An installation at the parliament manifested the murder: baby socks and baby shoes, made in the affected countries and hung on strings, formed a depressing labyrinth through which visitors walked. One pair of shoes represented ten thousand lost girls
Concern for the environment is religious
But the biggest issue was climate change. You don’t need to be religious to put that subject on the political agenda. It is obvious that concern for the climate and the environment is also a matter for religions. On the frontline: indigenous communities, for example the Yanomami Indians in Brazil. Or Angaangaq Angakkorsuaq, elder and shaman from Greenland, who sees the ice melting away before his very eyes. One suspects that the secularised perception of nature as nothing more than object has much to learn from indigenous religions on this point.
But the ′high religions′ also now concern themselves with the environment. Pomnyun Sunim, Zen-Buddhist from South Korea, founded the environmental movement EcoBuddha. Pope Francis, present in the form of his environmental representative, followed with the encyclical "Laudato Si" in the year 2015. Ingrid Mattson is able to quote from the Koran. God intended man to be governor of the Earth. Therefore, he must protect it.
On the subject of climate change, progressive, alternative movements (of which the Parliament of the World’s Religions is one) have found their Archimedean point. It is hoped that from this vantage point, the global dominance of capitalism can be broken up.
This is a major concern shared by religions and non-religious people alike. In this context, calls for the absolute separation of religion and politics could begin to look reactionary: namely as an attempt to prevent the religions from taking a stand against unbridled liberalism – and for the environment.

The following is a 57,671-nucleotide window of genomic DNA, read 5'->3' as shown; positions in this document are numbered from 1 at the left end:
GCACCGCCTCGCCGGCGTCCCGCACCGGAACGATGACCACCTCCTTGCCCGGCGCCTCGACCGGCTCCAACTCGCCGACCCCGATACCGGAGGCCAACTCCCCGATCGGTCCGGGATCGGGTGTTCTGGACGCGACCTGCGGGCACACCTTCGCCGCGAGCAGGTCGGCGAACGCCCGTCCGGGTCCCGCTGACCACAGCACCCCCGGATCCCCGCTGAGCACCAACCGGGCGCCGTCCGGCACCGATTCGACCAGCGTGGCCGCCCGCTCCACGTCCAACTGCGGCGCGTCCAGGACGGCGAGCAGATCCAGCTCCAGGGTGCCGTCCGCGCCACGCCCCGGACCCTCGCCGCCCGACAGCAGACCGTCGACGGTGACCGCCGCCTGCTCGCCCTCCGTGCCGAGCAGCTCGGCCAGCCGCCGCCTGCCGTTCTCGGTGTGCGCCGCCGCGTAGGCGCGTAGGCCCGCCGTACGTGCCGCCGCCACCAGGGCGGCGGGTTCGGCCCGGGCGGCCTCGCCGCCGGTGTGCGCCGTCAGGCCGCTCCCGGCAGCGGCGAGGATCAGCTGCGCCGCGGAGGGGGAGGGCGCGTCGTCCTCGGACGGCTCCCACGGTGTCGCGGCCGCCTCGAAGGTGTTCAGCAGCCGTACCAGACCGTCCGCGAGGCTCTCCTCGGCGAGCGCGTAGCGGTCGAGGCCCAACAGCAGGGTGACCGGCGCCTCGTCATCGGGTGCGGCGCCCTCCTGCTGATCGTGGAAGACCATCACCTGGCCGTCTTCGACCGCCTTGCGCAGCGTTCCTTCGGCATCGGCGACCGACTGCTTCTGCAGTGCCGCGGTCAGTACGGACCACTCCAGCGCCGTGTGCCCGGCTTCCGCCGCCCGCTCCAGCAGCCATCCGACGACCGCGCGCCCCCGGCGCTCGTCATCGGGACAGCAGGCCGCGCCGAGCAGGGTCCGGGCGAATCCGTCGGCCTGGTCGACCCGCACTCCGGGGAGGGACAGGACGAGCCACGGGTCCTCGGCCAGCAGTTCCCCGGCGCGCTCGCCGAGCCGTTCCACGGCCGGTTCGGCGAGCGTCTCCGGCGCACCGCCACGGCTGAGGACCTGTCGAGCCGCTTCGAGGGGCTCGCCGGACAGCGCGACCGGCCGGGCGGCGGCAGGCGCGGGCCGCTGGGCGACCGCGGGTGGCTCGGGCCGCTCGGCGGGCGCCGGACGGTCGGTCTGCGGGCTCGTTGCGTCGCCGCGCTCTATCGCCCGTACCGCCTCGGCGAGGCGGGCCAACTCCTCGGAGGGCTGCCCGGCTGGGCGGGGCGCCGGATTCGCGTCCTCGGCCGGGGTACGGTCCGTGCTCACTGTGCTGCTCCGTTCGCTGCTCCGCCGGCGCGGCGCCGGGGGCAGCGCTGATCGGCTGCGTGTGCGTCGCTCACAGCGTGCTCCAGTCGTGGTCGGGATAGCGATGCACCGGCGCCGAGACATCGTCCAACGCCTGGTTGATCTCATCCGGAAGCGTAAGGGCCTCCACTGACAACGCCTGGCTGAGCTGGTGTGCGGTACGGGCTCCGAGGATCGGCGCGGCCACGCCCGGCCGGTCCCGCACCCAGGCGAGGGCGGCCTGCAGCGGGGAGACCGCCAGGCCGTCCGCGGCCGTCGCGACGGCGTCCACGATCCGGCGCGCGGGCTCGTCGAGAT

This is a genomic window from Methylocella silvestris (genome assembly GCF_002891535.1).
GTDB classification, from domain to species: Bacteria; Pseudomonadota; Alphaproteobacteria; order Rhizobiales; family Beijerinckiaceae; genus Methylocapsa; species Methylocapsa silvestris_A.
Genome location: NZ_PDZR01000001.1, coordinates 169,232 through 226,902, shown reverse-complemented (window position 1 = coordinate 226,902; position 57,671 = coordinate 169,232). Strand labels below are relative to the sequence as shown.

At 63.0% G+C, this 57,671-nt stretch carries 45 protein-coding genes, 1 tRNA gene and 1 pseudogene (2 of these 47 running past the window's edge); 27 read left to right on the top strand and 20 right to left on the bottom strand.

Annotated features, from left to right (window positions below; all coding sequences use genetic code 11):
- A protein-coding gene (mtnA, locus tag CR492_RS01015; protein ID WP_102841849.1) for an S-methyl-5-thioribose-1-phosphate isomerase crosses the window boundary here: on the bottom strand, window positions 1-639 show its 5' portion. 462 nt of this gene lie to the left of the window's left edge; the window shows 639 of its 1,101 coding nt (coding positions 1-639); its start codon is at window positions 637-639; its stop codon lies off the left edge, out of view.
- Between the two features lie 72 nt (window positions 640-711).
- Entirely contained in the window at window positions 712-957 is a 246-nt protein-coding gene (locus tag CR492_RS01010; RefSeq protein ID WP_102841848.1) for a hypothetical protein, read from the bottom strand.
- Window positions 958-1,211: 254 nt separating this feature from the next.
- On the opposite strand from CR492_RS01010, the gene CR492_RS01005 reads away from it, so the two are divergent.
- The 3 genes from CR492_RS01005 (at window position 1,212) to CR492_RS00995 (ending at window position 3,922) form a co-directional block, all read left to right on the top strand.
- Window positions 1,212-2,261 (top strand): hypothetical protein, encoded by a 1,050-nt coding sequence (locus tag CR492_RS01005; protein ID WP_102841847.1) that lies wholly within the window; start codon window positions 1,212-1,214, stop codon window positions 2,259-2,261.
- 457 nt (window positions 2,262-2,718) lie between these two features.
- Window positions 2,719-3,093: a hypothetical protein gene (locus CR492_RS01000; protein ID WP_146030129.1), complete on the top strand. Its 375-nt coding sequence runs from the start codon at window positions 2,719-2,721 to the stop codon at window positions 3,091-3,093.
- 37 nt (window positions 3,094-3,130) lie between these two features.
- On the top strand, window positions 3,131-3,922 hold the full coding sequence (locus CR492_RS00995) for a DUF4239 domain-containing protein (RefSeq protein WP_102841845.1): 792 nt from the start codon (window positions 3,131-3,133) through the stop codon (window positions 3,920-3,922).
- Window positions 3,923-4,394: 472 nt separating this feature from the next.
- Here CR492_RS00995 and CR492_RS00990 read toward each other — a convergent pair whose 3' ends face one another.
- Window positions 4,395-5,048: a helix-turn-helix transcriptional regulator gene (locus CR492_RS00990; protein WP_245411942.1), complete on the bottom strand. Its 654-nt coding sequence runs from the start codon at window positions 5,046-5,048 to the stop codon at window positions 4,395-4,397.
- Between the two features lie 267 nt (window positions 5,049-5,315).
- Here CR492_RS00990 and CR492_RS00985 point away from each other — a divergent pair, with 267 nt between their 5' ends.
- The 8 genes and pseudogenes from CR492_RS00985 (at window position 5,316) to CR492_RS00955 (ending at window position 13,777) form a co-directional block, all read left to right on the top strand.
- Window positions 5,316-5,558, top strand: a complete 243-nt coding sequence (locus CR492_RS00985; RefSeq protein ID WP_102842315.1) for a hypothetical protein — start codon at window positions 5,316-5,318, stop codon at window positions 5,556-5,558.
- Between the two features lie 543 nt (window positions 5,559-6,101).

Discourse perhaps too well-mannered
It is more difficult to imagine the compatibility of gender equality and religion working as smoothly as that of religion and the battle for the environment. It worked in Toronto, admittedly because conservative and fundamentalist groups were not in attendance. Neither Iranian scholars nor Saudi Salafists, Christian fundamentalists and ultraorthodox Jews were present.
This ′parliament′ does not have an official, institutional character. It is a gathering of people with similar concerns. But anyone believing his faith represents an exclusive claim to truth would have felt out of place in Toronto. The fact that religions no longer perceive themselves to be in competition with each other is huge progress. Nevertheless, the conference would have benefitted from a certain degree of discord.
"Interfaith" is the word often cited to describe the search for commonalities. In Toronto, often referred to as the world’s most multicultural city, it was impossible to determine the "us" and "them". White Canadians turned out to be Baha’is, the Buddhists came from Australia, a delegate from China made the case for a spiritual humanism. A Palestinian woman sang in English to Arab rhythms, while American musicians intoned Persian poetry by Rumi and the Portuguese dancer Carolina Fonseca performed a feminine take on the whirling Mevlevi dervish ritual.
If these cheerful and progressive religious representatives succeed in taking their enthusiasm and political engagement out onto the streets, religion could soon play a completely new role, even in the secularised West.
© Qantara.de 2018
Translated from the German by Nina Coon